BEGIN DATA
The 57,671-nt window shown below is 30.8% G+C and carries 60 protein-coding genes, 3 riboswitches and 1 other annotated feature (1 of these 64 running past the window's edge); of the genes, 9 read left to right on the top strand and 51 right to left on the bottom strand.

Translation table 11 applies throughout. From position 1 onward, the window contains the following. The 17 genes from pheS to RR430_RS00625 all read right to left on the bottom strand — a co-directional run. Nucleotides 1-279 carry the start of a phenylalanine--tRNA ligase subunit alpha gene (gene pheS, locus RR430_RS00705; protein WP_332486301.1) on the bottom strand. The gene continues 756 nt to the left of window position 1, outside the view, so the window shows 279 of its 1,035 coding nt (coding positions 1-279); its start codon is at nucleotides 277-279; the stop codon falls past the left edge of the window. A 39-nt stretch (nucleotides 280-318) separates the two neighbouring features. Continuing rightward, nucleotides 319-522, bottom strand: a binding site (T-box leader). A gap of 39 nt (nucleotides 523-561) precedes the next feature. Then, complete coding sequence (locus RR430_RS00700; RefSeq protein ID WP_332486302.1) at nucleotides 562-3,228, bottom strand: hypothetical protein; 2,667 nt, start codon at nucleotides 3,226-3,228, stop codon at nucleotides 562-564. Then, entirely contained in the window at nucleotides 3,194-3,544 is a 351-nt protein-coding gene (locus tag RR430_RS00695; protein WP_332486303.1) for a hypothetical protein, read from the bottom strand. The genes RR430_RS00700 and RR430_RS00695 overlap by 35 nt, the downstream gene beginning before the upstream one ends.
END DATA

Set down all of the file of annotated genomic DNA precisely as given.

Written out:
The 57,671-nt window shown below is 30.8% G+C and carries 60 protein-coding genes, 3 riboswitches and 1 other annotated feature (1 of these 64 running past the window's edge); of the genes, 9 read left to right on the top strand and 51 right to left on the bottom strand.

Translation table 11 applies throughout. From position 1 onward, the window contains the following. The 17 genes from pheS to RR430_RS00625 all read right to left on the bottom strand — a co-directional run. Nucleotides 1-279 carry the start of a phenylalanine--tRNA ligase subunit alpha gene (gene pheS, locus RR430_RS00705; protein WP_332486301.1) on the bottom strand. The gene continues 756 nt to the left of window position 1, outside the view, so the window shows 279 of its 1,035 coding nt (coding positions 1-279); its start codon is at nucleotides 277-279; the stop codon falls past the left edge of the window. A 39-nt stretch (nucleotides 280-318) separates the two neighbouring features. Continuing rightward, nucleotides 319-522, bottom strand: a binding site (T-box leader). A gap of 39 nt (nucleotides 523-561) precedes the next feature. Then, complete coding sequence (locus RR430_RS00700; RefSeq protein ID WP_332486302.1) at nucleotides 562-3,228, bottom strand: hypothetical protein; 2,667 nt, start codon at nucleotides 3,226-3,228, stop codon at nucleotides 562-564. Then, entirely contained in the window at nucleotides 3,194-3,544 is a 351-nt protein-coding gene (locus tag RR430_RS00695; protein WP_332486303.1) for a hypothetical protein, read from the bottom strand. The genes RR430_RS00700 and RR430_RS00695 overlap by 35 nt, the downstream gene beginning before the upstream one ends.